Who started the tradition of Mother’s Day?

A daughter’ love for her mother along with her quest to carry on her mother’s legacy was the foundation for America’s national holiday of Mother’s Day.  Anna Reeves Jarvis was a pre-civil war “supermom.”  She was a hard working Virginian mom who balanced having eleven children along with organizing Mother’s Day Work Clubs in her community.  The premise behind these clubs was to educate and promote sanitation measures in her town.  In addition, Anna was instrumental with encouraging the mothers of these clubs to care and nurture soldiers from both the Confederacy and Union lines.

One of Anna’s dying wishes was to make sure that the contributions of a mother’s work in the home and in the community was recognized at a national level. After Anna’s death in 1905, one of her surviving daughters, (also named Anna) along with support from the community, began a national letter writing campaign.  The fruits of their campaign resulted in a new holiday that was first celebrated in Anna’s home town of Grafton, West Virginia. In May 1914, President Woodrow Wilson signed and issued Proclamation 1268, creating a national holiday that recognizes mothers each year during the second Sunday of May.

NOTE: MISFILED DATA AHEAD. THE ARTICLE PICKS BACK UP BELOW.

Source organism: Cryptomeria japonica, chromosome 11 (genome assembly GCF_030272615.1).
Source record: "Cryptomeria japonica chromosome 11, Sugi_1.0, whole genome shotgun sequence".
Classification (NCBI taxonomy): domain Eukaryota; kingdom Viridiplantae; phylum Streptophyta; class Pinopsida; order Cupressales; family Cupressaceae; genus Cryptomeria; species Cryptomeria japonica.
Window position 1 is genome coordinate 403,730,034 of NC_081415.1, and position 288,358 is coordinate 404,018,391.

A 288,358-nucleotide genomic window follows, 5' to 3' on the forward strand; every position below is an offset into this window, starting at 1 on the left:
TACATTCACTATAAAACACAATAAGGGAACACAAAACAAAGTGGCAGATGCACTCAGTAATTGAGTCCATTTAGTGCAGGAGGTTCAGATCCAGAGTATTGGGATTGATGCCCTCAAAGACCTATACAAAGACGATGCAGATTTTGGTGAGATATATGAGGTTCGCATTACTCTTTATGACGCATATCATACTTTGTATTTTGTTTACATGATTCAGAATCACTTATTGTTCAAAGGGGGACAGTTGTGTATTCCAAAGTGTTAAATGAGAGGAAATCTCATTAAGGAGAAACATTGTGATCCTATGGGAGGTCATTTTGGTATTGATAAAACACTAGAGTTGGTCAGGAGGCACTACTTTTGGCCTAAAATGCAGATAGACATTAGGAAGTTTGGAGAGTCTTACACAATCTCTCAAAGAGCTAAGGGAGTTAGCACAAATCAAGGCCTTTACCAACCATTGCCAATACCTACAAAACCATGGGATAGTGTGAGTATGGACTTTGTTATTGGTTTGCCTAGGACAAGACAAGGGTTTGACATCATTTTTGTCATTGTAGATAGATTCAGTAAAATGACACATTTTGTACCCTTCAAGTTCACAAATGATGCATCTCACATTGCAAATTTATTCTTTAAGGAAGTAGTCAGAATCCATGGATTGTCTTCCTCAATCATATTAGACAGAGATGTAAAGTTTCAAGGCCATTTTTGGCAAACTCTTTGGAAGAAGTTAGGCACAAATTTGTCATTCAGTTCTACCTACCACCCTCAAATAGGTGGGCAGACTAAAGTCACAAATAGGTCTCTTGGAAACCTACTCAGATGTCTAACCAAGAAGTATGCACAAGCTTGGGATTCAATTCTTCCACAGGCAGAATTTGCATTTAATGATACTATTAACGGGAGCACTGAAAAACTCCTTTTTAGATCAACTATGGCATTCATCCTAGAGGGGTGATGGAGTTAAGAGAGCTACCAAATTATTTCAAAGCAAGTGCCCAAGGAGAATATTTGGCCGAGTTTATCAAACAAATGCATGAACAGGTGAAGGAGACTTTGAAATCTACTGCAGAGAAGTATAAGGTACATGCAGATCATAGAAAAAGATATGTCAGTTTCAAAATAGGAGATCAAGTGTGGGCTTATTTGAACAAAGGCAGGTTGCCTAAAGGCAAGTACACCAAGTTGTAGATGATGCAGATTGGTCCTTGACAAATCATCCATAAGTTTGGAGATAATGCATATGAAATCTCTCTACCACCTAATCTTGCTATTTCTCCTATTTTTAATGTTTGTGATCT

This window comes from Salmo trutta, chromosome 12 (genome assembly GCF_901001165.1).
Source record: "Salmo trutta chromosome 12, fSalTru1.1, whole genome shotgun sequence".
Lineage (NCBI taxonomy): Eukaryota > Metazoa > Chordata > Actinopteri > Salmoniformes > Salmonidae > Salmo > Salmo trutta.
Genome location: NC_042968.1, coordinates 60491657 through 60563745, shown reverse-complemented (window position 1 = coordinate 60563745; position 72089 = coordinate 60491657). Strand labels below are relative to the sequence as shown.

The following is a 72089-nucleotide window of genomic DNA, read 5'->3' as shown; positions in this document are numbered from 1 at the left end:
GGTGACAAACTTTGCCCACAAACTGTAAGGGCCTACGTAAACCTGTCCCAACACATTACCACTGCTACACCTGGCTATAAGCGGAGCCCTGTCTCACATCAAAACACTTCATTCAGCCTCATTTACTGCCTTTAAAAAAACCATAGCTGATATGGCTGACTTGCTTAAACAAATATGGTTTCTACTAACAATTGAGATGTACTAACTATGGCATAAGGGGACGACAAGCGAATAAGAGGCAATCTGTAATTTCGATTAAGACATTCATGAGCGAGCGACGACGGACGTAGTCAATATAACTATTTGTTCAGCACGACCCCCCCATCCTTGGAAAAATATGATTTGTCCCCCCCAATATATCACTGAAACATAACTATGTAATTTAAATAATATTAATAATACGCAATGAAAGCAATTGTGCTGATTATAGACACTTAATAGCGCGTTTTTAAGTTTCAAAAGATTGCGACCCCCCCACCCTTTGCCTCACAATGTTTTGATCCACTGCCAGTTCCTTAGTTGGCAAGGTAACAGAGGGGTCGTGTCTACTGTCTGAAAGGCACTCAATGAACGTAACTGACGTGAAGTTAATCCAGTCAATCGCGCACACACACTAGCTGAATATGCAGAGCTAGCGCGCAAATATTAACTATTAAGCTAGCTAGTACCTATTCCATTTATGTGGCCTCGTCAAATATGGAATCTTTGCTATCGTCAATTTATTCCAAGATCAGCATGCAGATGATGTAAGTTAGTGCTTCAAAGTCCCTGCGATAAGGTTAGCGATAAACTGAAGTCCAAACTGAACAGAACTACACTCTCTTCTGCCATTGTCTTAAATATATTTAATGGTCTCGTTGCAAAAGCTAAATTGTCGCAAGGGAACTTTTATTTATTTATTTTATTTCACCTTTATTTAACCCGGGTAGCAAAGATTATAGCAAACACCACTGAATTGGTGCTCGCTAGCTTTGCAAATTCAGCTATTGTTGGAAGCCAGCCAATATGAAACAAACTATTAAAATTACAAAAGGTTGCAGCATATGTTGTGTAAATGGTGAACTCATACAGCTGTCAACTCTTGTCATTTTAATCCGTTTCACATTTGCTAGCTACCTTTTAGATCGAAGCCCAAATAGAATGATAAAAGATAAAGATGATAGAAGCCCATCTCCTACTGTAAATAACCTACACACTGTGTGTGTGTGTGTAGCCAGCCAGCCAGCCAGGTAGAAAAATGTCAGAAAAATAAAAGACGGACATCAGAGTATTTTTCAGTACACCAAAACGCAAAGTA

The love of a mother and her work has endured for close to a century.  As the second Sunday of May approaches, take the time to reflect on the gifts our mothers have made in the home and community. It is never too late to honor our mother by passing on some of the unique legacies that have made a difference in our lives.


 
 
 

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I am passionate about sharing senior citizen news and resources discovered from both my profession and personal journey.

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